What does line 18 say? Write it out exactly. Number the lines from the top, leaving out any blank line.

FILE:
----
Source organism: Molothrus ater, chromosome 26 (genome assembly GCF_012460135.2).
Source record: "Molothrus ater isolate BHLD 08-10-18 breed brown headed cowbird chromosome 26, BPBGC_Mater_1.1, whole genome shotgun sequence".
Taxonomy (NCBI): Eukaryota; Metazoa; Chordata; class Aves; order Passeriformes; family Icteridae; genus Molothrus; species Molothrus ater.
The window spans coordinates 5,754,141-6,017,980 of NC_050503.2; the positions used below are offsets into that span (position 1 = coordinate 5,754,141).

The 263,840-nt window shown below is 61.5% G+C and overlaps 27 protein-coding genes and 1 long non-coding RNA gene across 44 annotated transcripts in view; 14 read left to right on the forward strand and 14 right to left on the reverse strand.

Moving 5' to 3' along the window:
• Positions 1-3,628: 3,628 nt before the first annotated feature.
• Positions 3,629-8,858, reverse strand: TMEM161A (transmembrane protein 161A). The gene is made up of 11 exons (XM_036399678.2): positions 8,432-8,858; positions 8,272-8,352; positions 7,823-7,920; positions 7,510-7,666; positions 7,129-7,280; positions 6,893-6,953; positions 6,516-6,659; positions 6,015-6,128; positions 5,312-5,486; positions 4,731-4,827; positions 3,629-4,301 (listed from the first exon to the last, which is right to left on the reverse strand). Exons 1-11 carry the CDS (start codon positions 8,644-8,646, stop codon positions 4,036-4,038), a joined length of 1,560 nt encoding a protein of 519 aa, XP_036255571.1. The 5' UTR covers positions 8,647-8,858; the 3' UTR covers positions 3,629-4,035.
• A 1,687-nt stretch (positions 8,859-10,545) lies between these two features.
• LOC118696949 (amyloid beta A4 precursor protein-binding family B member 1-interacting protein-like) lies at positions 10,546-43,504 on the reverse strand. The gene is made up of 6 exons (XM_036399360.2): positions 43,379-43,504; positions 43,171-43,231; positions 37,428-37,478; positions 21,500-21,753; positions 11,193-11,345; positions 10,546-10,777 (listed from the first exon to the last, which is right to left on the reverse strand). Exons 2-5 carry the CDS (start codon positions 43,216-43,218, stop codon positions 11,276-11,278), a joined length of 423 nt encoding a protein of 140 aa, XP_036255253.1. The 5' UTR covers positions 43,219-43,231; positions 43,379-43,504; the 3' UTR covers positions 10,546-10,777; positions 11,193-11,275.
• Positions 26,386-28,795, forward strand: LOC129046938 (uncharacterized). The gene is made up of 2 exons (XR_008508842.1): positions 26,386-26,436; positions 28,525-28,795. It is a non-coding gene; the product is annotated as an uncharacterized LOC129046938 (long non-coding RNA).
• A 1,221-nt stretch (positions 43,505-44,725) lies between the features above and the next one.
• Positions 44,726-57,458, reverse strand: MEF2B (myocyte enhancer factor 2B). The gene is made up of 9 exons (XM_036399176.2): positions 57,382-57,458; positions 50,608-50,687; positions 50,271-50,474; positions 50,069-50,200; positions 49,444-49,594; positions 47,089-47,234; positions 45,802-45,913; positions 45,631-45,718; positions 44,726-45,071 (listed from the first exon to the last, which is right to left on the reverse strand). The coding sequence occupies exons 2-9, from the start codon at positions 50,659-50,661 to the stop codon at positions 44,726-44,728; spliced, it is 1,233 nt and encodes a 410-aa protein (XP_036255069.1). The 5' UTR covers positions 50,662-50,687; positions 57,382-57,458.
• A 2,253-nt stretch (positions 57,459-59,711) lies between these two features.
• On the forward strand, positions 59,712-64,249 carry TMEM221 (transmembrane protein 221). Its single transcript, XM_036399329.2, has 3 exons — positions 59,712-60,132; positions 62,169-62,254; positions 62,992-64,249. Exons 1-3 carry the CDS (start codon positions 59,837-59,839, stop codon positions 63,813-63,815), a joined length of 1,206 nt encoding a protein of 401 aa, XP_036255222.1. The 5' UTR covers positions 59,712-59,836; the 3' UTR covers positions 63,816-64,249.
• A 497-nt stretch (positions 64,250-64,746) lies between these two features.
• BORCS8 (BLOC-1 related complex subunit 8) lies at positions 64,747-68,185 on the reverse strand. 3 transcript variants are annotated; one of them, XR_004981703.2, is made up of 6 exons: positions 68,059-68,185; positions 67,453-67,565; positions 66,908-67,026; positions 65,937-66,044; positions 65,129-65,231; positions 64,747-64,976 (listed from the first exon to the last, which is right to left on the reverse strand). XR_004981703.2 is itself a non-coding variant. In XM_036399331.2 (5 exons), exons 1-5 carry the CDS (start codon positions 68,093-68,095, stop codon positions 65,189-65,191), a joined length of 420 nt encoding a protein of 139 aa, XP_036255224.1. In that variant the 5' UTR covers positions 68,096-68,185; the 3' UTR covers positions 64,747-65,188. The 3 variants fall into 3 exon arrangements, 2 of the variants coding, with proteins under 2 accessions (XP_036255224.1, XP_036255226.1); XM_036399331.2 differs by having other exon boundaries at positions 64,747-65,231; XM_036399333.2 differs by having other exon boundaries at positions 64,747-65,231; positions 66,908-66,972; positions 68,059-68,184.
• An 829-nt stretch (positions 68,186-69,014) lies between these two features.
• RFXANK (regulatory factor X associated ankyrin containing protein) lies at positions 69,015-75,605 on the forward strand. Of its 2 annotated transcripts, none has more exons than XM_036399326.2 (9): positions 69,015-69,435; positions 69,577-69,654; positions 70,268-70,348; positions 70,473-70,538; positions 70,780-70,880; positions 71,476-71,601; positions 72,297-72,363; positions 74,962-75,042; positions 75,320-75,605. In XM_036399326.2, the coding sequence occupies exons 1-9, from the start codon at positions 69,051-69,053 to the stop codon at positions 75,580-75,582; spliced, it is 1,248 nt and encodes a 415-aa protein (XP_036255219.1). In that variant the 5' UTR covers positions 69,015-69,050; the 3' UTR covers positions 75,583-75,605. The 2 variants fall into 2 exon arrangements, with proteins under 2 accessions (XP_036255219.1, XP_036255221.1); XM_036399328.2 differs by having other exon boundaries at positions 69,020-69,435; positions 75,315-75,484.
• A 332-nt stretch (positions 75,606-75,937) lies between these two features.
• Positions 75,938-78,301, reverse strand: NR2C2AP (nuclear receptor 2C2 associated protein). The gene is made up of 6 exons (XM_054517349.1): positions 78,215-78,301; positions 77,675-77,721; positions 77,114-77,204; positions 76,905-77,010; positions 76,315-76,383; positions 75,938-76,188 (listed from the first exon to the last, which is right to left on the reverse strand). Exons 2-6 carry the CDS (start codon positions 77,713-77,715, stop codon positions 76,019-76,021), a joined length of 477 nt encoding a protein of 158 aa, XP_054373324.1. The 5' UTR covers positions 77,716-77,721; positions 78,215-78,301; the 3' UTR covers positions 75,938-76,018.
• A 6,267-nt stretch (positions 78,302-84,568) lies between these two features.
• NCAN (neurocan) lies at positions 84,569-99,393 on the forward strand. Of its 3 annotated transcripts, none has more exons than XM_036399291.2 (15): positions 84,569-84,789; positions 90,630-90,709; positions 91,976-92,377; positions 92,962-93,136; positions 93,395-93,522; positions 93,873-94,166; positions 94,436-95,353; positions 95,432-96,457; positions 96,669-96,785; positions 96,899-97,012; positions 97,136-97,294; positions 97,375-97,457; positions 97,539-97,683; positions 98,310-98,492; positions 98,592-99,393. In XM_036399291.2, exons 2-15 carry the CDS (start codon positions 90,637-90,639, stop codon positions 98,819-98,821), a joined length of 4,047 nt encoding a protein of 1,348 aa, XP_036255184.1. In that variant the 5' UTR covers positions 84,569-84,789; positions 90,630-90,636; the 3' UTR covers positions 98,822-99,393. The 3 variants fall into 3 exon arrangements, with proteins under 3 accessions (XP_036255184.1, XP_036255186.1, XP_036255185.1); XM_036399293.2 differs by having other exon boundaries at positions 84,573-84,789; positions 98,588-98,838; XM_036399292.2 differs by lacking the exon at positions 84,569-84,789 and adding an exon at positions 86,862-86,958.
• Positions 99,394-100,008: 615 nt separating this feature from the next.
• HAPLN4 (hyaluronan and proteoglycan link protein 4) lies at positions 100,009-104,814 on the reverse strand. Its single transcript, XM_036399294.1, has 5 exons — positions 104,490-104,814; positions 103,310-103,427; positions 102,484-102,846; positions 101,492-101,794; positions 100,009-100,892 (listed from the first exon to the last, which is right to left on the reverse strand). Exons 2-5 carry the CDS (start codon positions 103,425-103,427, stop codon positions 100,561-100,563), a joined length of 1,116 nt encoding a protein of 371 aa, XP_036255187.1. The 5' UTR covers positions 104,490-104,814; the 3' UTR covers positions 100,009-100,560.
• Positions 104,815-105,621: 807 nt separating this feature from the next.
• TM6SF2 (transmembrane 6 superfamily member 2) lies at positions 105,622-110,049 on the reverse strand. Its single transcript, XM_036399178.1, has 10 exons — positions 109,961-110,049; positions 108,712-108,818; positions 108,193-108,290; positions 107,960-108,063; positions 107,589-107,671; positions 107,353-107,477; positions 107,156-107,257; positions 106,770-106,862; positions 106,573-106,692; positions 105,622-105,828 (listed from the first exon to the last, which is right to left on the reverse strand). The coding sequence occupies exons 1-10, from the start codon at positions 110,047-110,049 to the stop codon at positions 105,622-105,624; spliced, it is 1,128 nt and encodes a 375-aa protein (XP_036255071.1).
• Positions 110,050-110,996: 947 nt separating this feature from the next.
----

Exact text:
• An 829-nt stretch (positions 68,186-69,014) lies between these two features.